Facebook $5 billion US government fine for data privacy violations

Facebook

The US government has hit Facebook with a $5 billion fine for years of data privacy violations that have “deceived” and “undermined” user choices, the Washington Post reports.

The famous social network will also have to allow federal eyes on its future business dealings.

The ruling follows a 16-month investigation conducted by the Federal Trade Commission (FTC), which accused Facebook of consistently misleading its 2.2 billion account holders. They alleged that Mark Zuckerberg’s company was duplicitous the ways it allowed app developers and advertisers access to account holders’ private data.

The resultant fine is the largest in US history for infringements of data privacy, and will now open the social media giant’s decision-making to intense scrutiny on the part of federal agencies for the next 20 years.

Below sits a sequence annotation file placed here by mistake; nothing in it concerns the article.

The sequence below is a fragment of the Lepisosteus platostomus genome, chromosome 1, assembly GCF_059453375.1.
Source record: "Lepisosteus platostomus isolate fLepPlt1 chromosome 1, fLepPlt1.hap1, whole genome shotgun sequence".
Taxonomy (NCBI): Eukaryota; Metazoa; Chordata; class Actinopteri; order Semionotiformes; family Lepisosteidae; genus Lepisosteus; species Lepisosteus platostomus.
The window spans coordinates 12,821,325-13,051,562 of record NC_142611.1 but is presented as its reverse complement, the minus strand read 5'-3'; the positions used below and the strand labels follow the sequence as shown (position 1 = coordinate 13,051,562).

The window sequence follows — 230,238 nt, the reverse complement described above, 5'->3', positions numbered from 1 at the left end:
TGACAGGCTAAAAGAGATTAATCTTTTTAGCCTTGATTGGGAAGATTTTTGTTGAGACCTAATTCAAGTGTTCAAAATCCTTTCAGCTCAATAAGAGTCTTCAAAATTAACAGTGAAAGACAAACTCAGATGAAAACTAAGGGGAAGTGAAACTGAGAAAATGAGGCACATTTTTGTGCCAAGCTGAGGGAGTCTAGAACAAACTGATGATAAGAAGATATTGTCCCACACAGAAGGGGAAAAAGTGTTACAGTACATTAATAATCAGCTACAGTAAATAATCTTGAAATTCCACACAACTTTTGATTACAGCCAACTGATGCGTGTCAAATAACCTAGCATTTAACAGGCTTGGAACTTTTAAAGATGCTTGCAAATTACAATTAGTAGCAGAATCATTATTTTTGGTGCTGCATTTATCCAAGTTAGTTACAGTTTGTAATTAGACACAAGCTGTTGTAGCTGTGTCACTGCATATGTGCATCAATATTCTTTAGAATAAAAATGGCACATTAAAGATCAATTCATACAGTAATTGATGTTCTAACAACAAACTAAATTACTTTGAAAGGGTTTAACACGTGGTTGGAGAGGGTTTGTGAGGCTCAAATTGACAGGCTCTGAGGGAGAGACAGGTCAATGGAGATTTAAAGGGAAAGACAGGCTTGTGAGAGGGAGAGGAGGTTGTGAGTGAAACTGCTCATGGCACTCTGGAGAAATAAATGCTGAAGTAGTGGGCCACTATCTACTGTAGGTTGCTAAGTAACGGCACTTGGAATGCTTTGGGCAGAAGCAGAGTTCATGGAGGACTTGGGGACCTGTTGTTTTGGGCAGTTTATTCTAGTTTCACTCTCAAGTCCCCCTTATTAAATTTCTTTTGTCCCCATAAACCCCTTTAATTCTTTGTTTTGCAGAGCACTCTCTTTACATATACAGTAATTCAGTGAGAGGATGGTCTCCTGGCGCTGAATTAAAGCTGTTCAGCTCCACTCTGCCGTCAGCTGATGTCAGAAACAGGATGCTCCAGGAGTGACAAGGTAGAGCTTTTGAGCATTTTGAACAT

As reported by the Washington Post, FTC chair Joe Simons, stated:

“Despite repeated promises to its billions of users worldwide that they could control how their personal information is shared, Facebook undermined consumers’ choices.”

Democrats Rohit Chopra and Rebecca Kelly Slaughter have insisted the financial penalty should have been far harsher, fearing that the punishment will not change the way Facebook monetises user data.

“The Commission would better serve the public interest and be more likely to effectively change Facebook by fighting for the right outcome in a public court of law,” Slaughter wrote.

Facebook lawyer, general counsel Colin Stretch said the settlement marks “a sharper turn toward privacy on a different scale than anything we’ve ever done in the past,” before revealing that the social network has settled a further probe conducted by the Securities and Exchange Commission, which will see the firm pay $100 million for failing to tell investors about its infamous data privacy violations.

Stretch said:

“We have heard that words and apologies are not enough and that we need to show action. By resolving both the SEC and the FTC investigations, we hope to close this chapter and turn our focus and resources toward the future.”


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